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NAMZARIC is the first and only treatment that combines two proven medicines – Namenda XR (memantine HCI) and donepezil HCl – in a single, once-daily capsule, working together to treat the symptoms of moderate to severe Alzheimer's disease. Clinical data demonstrate that combination therapy with NAMENDA XR and donepezil results in greater improvements in cognition and function than either NAMENDA XR or donepezil alone.
NAMZARIC (memantine hydrochloride extended-release and donepezil hydrochloride) is indicated for the treatment of moderate to severe dementia of the Alzheimer's type in patients stabilized on:
- memantine hydrochloride (10 mg twice daily or 28 mg extended-release once daily) and donepezil hydrochloride 10 mg.
- memantine hydrochloride (5 mg twice daily or 14 mg extended-release once daily) and donepezil hydrochloride 10 mg in patients with severe renal impairment.
There is no evidence that NAMZARIC prevents or slows neurodegeneration in patients with Alzheimer's disease.
Important Safety Information
- NAMZARIC is contraindicated in patients with known hypersensitivity to memantine hydrochloride, donepezil hydrochloride, piperidine derivatives, or to any excipients used in the formulation.
Warnings and Precautions
- NAMZARIC is likely to exaggerate succinylcholine-type muscle relaxation during anesthesia.
- NAMZARIC may have vagotonic effects on the sinoatrial and atrioventricular nodes manifesting as bradycardia or heart block. Bradycardia or heart block may manifest in patients both with and without known underlying cardiac conduction abnormalities. Syncopal episodes have been reported in association with the use of donepezil hydrochloride.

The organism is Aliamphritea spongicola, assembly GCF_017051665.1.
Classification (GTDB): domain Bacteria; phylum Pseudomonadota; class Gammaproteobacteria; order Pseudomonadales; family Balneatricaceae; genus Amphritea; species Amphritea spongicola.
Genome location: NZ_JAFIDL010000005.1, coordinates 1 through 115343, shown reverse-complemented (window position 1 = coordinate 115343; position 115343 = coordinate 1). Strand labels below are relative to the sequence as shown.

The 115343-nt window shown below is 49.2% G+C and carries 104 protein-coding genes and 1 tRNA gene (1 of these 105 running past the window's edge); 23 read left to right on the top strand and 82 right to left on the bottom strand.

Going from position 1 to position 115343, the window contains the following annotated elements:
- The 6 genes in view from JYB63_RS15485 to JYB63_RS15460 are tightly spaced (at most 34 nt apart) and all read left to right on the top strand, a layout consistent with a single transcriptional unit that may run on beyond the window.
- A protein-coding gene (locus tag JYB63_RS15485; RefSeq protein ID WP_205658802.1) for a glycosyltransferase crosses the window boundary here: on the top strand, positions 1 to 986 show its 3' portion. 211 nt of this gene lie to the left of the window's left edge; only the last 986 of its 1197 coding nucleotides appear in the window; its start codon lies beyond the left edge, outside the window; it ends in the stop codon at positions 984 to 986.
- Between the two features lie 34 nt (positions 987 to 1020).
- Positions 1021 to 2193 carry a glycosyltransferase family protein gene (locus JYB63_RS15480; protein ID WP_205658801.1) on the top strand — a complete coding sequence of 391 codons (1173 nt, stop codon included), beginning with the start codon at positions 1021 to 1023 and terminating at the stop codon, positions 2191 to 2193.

Peptic Ulcer Disease and Gastrointestinal Bleeding
- Patients treated with NAMZARIC should be monitored closely for symptoms of active or occult gastrointestinal bleeding, especially those at increased risk for developing ulcers, those with a history of ulcer disease, or those receiving concurrent nonsteroidal anti-inflammatory drugs (NSAIDs).
Nausea and Vomiting
- NAMZARIC can cause diarrhea, nausea, and vomiting. Although in most cases, these effects have been mild and transient, sometimes lasting one to three weeks, and have resolved during continued use of donepezil hydrochloride, patients should be observed closely at the initiation of treatment.
- NAMZARIC may cause bladder outflow obstructions. Conditions that raise urine pH may decrease the urinary elimination of memantine resulting in increased plasma levels of memantine.
- Cholinomimetics, including donepezil hydrochloride, are believed to have some potential to cause generalized convulsions. However, seizure activity also may be a manifestation of Alzheimer's disease.
- Cholinesterase inhibitors should be prescribed with care to patients with a history of asthma or obstructive pulmonary disease.
- The most common adverse reactions, occurring at a frequency of at least 5% in patients taking memantine hydrochloride extended-release 28 mg/day, and greater than placebo, were headache (6% vs 5%), diarrhea (5% vs 4%), and dizziness (5% vs 1%).
- The most common adverse reactions, occurring at a frequency of at least 5% in patients taking donepezil, and at twice or more the rate of placebo, were diarrhea (10% vs 4%), anorexia (8% vs 4%), vomiting (8% vs 4%), nausea (6% vs 2%), and ecchymosis (5% vs 2%).
- Alterations of urine pH toward the alkaline condition may lead to an accumulation of memantine with a possible increase in adverse reactions. NAMZARIC should be used with caution under conditions that may be associated with increased urine pH including alterations by diet, drugs, and the clinical state of the patient.
- The combined use of memantine hydrochloride with other NMDA antagonists (amantadine, ketamine, and dextromethorphan) has not been systematically evaluated and such use should be approached with caution.
CYP450, 3A4 (eg, ketoconazole) and 2D6 (eg, quinidine), inhibit donepezil metabolism in vitro. Whether there is a clinical effect of quinidine is not known.
- Inducers of CYP3A4 (eg, phenytoin, carbamazepine, dexamethasone, rifampin, and phenobarbital) could increase the rate of elimination of donepezil.
- Cholinesterase inhibitors, including donepezil hydrochloride, have the potential to interfere with the activity of anticholinergic medications.
- A synergistic effect may be expected when cholinesterase inhibitors, including donepezil hydrochloride, are given concurrently with succinylcholine, similar neuromuscular blocking agents, or cholinergic agonists such as bethanechol.
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